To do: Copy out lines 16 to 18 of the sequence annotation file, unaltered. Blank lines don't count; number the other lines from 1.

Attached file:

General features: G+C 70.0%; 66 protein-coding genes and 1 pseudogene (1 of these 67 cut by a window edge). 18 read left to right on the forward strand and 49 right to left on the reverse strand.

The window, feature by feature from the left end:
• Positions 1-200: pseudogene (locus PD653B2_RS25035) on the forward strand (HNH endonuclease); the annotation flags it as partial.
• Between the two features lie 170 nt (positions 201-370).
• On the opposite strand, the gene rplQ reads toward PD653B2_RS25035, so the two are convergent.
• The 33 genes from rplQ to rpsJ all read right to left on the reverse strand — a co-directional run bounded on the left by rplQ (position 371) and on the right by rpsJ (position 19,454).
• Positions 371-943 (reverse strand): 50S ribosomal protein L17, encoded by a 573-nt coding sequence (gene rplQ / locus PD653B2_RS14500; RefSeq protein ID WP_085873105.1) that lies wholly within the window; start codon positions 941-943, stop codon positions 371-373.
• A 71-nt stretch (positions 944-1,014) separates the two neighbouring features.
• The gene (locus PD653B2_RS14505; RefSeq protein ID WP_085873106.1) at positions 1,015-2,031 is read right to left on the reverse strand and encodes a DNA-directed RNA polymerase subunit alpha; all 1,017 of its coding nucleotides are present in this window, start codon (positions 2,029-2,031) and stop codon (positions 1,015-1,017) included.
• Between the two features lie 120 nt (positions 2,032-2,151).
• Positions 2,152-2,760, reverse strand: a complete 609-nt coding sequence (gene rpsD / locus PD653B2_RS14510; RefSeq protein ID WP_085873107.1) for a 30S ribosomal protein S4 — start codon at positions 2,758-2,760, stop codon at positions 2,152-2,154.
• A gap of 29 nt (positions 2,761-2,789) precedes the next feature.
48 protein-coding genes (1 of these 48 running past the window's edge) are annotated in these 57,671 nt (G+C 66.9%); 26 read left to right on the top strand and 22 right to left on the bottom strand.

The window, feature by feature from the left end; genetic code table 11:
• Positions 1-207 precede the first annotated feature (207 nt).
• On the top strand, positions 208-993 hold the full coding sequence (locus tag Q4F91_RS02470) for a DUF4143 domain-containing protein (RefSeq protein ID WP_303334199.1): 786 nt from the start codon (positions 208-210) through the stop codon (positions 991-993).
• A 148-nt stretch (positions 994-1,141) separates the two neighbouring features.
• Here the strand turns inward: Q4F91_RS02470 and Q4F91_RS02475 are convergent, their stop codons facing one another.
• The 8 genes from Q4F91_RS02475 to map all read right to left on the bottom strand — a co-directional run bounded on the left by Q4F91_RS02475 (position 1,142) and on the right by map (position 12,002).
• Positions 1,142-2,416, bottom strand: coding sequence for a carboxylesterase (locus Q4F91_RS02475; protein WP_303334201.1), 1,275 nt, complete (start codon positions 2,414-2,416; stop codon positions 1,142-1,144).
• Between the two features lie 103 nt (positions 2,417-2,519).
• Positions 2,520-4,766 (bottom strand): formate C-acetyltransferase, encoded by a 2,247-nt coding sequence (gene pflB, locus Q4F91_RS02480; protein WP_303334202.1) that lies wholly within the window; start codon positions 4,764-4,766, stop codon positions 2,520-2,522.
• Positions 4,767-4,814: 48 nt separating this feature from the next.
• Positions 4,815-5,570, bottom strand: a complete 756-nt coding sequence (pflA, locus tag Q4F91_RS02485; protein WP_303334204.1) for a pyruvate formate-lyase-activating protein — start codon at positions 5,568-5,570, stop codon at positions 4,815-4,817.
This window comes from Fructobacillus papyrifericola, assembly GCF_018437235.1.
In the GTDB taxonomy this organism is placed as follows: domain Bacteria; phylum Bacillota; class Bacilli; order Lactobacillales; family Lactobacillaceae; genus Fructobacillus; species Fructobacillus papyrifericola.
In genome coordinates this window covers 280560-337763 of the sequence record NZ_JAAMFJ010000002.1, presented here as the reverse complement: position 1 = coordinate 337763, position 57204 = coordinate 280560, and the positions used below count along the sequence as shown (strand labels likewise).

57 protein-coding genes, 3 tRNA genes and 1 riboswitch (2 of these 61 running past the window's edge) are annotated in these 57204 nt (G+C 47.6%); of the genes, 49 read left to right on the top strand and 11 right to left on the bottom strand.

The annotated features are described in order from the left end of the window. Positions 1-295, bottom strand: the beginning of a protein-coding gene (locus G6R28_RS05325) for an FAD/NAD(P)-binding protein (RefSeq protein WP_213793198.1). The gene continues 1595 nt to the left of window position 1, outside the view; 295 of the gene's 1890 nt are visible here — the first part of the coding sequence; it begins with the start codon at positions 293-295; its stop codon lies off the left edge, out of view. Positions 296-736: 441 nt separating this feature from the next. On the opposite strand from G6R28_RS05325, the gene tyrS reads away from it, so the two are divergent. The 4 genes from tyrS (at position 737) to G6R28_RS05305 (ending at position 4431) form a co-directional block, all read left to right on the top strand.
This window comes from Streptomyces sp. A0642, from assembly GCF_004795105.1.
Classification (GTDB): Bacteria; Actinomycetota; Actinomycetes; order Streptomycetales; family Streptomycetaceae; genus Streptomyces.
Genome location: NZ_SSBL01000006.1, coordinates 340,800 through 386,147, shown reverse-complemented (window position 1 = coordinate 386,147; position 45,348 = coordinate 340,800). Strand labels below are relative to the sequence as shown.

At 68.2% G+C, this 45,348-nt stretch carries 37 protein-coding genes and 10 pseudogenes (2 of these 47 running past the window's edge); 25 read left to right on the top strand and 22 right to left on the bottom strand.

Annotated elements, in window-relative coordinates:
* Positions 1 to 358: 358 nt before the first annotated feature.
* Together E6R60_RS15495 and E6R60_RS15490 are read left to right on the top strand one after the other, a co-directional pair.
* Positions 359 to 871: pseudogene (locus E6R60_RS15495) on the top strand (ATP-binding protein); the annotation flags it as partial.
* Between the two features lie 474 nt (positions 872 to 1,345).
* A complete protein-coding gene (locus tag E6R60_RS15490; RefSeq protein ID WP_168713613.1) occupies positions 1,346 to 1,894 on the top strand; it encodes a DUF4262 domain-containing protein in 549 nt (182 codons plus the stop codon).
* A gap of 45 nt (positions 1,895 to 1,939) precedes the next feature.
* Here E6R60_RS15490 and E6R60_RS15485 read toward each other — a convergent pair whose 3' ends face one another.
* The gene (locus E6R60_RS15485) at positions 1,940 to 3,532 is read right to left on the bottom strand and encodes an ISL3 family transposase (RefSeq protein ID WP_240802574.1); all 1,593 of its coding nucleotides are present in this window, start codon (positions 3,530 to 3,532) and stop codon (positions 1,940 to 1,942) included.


• On the top strand, positions 208-993 hold the full coding sequence (locus tag Q4F91_RS02470) for a DUF4143 domain-containing protein (RefSeq protein ID WP_303334199.1): 786 nt from the start codon (positions 208-210) through the stop codon (positions 991-993).
• A 148-nt stretch (positions 994-1,141) separates the two neighbouring features.
• Here the strand turns inward: Q4F91_RS02470 and Q4F91_RS02475 are convergent, their stop codons facing one another.